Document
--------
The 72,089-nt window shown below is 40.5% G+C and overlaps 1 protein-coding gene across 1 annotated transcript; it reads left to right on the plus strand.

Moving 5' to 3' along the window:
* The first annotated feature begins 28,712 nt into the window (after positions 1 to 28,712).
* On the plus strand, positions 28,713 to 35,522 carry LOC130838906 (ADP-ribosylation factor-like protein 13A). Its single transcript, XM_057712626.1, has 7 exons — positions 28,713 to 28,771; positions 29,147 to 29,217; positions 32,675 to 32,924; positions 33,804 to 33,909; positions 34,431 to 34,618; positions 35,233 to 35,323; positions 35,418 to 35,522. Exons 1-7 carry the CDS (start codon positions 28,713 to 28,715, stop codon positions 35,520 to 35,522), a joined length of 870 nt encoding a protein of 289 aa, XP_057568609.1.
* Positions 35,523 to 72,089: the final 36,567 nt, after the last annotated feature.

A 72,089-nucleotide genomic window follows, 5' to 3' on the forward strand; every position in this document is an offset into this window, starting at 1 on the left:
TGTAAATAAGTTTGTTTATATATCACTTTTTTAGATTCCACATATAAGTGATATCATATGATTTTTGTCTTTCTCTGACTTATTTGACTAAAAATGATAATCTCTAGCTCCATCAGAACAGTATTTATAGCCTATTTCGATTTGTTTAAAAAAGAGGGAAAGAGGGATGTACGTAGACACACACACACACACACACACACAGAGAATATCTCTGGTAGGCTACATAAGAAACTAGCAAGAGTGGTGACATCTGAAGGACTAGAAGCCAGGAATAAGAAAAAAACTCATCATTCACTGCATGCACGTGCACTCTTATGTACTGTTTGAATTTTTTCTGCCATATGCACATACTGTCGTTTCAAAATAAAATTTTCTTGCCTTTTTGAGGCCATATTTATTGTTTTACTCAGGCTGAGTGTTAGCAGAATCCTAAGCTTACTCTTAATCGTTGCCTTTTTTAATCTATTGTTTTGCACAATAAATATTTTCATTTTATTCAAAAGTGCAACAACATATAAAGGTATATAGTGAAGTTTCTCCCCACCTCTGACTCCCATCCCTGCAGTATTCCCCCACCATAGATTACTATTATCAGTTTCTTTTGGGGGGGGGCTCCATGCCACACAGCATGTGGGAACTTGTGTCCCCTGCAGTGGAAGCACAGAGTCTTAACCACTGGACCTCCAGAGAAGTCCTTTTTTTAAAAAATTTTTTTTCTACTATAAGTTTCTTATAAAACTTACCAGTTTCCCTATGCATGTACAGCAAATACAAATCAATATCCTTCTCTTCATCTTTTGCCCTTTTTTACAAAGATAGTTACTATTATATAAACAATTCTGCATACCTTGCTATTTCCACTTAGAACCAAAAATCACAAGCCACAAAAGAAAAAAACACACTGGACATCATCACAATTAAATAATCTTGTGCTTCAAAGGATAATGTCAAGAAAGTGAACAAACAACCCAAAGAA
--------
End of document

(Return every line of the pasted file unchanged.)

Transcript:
The 72,089-nt window shown below is 40.5% G+C and overlaps 1 protein-coding gene across 1 annotated transcript; it reads left to right on the plus strand.

Moving 5' to 3' along the window:
* The first annotated feature begins 28,712 nt into the window (after positions 1 to 28,712).
* On the plus strand, positions 28,713 to 35,522 carry LOC130838906 (ADP-ribosylation factor-like protein 13A). Its single transcript, XM_057712626.1, has 7 exons — positions 28,713 to 28,771; positions 29,147 to 29,217; positions 32,675 to 32,924; positions 33,804 to 33,909; positions 34,431 to 34,618; positions 35,233 to 35,323; positions 35,418 to 35,522. Exons 1-7 carry the CDS (start codon positions 28,713 to 28,715, stop codon positions 35,520 to 35,522), a joined length of 870 nt encoding a protein of 289 aa, XP_057568609.1.
* Positions 35,523 to 72,089: the final 36,567 nt, after the last annotated feature.

A 72,089-nucleotide genomic window follows, 5' to 3' on the forward strand; every position in this document is an offset into this window, starting at 1 on the left:
TGTAAATAAGTTTGTTTATATATCACTTTTTTAGATTCCACATATAAGTGATATCATATGATTTTTGTCTTTCTCTGACTTATTTGACTAAAAATGATAATCTCTAGCTCCATCAGAACAGTATTTATAGCCTATTTCGATTTGTTTAAAAAAGAGGGAAAGAGGGATGTACGTAGACACACACACACACACACACACACAGAGAATATCTCTGGTAGGCTACATAAGAAACTAGCAAGAGTGGTGACATCTGAAGGACTAGAAGCCAGGAATAAGAAAAAAACTCATCATTCACTGCATGCACGTGCACTCTTATGTACTGTTTGAATTTTTTCTGCCATATGCACATACTGTCGTTTCAAAATAAAATTTTCTTGCCTTTTTGAGGCCATATTTATTGTTTTACTCAGGCTGAGTGTTAGCAGAATCCTAAGCTTACTCTTAATCGTTGCCTTTTTTAATCTATTGTTTTGCACAATAAATATTTTCATTTTATTCAAAAGTGCAACAACATATAAAGGTATATAGTGAAGTTTCTCCCCACCTCTGACTCCCATCCCTGCAGTATTCCCCCACCATAGATTACTATTATCAGTTTCTTTTGGGGGGGGGCTCCATGCCACACAGCATGTGGGAACTTGTGTCCCCTGCAGTGGAAGCACAGAGTCTTAACCACTGGACCTCCAGAGAAGTCCTTTTTTTAAAAAATTTTTTTTCTACTATAAGTTTCTTATAAAACTTACCAGTTTCCCTATGCATGTACAGCAAATACAAATCAATATCCTTCTCTTCATCTTTTGCCCTTTTTTACAAAGATAGTTACTATTATATAAACAATTCTGCATACCTTGCTATTTCCACTTAGAACCAAAAATCACAAGCCACAAAAGAAAAAAACACACTGGACATCATCACAATTAAATAATCTTGTGCTTCAAAGGATAATGTCAAGAAAGTGAACAAACAACCCAAAGAA